Burmese State Media ‘Praises’ Suu Kyi

By The Irrawaddy & The Associated Presss 6 June 2012

RANGOON—A state-run newspaper called Aung San Suu Kyi and President Thein Sein “the hope of Myanmar”—rare praise for the opposition leader that was tempered with worry that possible tensions between the two reform-minded politicians could derail changes in the long-oppressed country.

An opinion piece published on Tuesday in The New Light of Myanmar followed Suu Kyi’s trip to Thailand last week, her first outside Burma in 24 years. Thein Sein had also been scheduled to attend the World Economic Forum (WEF) in Bangkok, but his visit was canceled amid speculation that he was irritated at being upstaged and annoyed that Suu Kyi visited refugees on the Thai border.

Officials for both leaders, however, have denied any tensions. Government officials said Thein Sein put off traveling to Thailand because he was busy with affairs at home.

The article, purportedly written by a US-based Burmese expatriate, urged the two leaders to continue the cooperation they began last year but warned that “this golden opportunity will be lost” if their fragile detente breaks down.

“We want no suspicion between the two leaders and between individuals and organizations behind them,” the article said.

“We would also like to call on the two leaders to embrace a fine tradition that serves the sole interest of the people, setting aside differences, egoism and selfishness that were born together with the independence. Let our dream come true,” it added.

The New Light of Myanmar article also included veiled warnings to Suu Kyi that she must follow “the rule of law.” The article appeared to warn her over her party’s support of recent public protests over power shortages and its intention to try to revise the country’s Constitution, which it considers undemocratic because its gives the military a special say in government including 25 percent of parliamentary seats.

In a subsequent article published on Wednesday in the same newspaper, an editorial titled “Let’s strive in harmony and unison” by Saw Myawady also praised the Nobel Laureate in general while questioning some of her actions during the WEF.

“[Suu Kyi] warned against what she called ‘reckless optimism’ in Myanmar,” said the article. “I am afraid entrepreneurs present there would interpret it as implication of caution against investment in Myanmar.

“Her words can be interpreted as it is not sufficiently reliable and/or of no use whatever law in enacted because the rule of law is still weak and judicial system is corrupt. I am afraid that this would impede potential investment,” the author wrote before outlining the benefits foreign capital would have for education, employment and standards of living in Burma.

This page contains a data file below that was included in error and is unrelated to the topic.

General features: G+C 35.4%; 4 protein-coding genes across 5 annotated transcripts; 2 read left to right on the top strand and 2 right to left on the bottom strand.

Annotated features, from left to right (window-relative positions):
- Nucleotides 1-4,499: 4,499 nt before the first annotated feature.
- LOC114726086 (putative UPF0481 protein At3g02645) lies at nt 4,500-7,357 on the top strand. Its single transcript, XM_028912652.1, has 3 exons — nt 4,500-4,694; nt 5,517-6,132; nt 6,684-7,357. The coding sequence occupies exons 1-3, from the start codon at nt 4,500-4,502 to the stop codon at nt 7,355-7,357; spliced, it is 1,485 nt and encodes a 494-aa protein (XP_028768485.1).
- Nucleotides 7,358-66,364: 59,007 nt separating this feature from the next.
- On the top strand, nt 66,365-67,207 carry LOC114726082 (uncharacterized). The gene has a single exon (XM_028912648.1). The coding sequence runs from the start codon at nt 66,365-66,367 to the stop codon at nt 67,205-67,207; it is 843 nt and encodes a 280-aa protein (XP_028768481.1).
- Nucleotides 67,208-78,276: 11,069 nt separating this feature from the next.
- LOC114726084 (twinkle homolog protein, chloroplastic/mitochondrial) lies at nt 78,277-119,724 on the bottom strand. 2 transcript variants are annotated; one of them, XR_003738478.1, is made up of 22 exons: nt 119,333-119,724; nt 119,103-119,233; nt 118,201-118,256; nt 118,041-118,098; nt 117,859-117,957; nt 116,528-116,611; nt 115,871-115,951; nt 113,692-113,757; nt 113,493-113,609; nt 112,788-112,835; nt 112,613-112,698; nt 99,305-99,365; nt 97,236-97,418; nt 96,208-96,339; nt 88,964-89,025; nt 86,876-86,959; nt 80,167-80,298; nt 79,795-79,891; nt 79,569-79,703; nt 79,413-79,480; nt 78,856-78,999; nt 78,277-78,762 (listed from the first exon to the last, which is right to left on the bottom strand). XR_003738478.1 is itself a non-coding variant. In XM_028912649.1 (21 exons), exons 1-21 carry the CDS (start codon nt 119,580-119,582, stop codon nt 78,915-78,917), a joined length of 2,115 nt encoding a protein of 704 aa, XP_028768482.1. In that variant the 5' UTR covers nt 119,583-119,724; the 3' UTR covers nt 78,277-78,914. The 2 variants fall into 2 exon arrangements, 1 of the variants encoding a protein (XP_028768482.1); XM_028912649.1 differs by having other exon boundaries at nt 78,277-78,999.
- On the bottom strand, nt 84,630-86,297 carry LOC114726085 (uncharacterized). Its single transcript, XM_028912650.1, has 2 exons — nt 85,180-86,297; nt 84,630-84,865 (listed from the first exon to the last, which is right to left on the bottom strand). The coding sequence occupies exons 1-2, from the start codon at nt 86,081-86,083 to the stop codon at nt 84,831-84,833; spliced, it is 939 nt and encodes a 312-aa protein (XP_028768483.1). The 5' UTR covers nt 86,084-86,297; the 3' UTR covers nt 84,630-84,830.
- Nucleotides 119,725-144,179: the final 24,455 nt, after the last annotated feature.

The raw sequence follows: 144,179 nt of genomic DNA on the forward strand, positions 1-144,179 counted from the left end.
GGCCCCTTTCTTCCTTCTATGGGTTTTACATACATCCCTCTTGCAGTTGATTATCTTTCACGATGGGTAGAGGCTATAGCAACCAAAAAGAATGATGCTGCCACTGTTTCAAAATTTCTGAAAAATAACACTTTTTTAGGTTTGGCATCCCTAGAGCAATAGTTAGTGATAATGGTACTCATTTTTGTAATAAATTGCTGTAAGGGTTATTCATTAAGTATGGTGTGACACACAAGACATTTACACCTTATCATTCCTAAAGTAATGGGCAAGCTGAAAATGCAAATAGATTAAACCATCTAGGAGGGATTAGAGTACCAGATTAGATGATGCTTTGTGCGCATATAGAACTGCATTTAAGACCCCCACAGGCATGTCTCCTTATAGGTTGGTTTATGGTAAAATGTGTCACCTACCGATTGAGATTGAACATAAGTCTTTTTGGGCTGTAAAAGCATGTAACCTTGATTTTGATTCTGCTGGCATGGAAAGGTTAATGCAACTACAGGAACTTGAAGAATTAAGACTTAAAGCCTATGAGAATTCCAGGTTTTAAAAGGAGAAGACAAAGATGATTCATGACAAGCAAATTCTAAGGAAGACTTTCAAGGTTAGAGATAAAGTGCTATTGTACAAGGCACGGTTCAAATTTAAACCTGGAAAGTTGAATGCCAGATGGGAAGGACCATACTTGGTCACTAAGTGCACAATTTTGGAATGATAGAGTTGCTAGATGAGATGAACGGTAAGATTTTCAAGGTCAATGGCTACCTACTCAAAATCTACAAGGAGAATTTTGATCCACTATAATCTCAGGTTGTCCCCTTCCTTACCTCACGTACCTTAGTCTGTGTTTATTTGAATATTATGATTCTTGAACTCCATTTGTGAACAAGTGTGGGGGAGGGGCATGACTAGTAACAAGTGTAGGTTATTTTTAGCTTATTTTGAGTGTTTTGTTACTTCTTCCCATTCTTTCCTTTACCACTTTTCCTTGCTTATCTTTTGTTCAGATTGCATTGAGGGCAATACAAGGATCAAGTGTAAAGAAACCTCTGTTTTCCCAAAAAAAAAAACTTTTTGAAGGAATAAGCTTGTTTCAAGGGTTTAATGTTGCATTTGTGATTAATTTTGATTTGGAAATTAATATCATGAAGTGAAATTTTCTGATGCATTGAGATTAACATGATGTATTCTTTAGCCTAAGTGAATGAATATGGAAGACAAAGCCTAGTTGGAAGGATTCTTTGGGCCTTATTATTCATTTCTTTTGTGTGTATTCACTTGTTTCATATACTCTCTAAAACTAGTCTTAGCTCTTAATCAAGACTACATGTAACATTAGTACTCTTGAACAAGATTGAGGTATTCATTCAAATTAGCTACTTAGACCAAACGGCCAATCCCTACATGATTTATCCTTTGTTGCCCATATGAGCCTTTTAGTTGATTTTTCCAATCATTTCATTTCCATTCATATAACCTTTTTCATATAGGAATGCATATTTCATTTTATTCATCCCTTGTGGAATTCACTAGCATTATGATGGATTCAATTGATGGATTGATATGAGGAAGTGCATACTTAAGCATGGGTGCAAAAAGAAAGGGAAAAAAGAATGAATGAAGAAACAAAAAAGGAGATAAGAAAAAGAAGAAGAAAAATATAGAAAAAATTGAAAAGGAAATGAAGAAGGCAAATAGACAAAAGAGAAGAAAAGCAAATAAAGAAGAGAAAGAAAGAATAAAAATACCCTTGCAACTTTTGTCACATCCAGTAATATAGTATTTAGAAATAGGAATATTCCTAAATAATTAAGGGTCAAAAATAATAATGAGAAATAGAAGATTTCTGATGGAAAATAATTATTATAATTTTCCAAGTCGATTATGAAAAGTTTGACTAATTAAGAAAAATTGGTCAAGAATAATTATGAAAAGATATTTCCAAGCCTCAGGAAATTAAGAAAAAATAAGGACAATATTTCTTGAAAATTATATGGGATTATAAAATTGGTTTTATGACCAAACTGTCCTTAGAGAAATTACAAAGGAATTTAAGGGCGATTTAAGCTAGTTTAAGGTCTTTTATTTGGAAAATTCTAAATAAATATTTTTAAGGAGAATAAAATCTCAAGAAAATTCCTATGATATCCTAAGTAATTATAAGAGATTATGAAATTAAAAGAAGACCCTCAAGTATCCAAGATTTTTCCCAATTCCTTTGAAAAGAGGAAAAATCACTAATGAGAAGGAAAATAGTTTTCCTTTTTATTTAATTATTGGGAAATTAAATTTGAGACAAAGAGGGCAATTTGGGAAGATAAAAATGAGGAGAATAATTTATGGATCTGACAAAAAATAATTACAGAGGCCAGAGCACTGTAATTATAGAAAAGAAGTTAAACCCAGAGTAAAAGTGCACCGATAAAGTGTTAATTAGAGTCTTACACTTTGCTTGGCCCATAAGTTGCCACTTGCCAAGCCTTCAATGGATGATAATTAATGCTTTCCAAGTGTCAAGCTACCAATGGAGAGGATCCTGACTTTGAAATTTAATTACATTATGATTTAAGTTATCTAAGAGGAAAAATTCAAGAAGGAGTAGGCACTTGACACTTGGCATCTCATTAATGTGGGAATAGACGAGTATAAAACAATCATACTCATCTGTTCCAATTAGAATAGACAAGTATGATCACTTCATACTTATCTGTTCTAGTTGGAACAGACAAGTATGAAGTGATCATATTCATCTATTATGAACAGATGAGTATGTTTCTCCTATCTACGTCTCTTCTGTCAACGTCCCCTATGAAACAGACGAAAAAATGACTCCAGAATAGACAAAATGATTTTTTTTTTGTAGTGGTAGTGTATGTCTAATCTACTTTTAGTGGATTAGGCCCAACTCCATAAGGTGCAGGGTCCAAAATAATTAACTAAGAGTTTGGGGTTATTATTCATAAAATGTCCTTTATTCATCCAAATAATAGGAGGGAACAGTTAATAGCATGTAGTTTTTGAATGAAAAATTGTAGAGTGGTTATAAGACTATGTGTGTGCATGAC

Suu Kyi and her National League for Democracy party have endorsed reforms initiated by Thein Sein following decades of repressive military rule. Suu Kyi won a seat in the army-backed legislature in April, giving her an official role in government for the first time.

During her long years in opposition to Burma’s previous military regimes, much of it spent under house arrest, Suu Kyi was regularly lambasted in the state-owned dailies as someone akin to a traitor. News coverage of her was negligible, but commentaries—often appearing under a pseudonym to allow a degree of deniability on the part of the government—were the usual vehicles for such criticism.

Tuesday’s article, titled “To the leaders who are the hope of Myanmar,” indicated that it was prompted by reports of tension between Thein Sein and Suu Kyi after the latter’s visit to Thailand.

Nyan Win, a spokesman for the National League for Democracy, said Tuesday that Suu Kyi’s visit had not “adversely affected the relationship between the president and her.”

“In her speeches in Bangkok, Daw Aung San Suu Kyi has expressed her confidence in the president. There should not be any misunderstanding between them,” Nyan Win said. “Daw” is an honorific for older women.

A spokesman for Thein Sein, Ko Ko Hlaing, said there is an “understanding” between the president and Suu Kyi, and that he did not believe their relationship had been affected by her trip.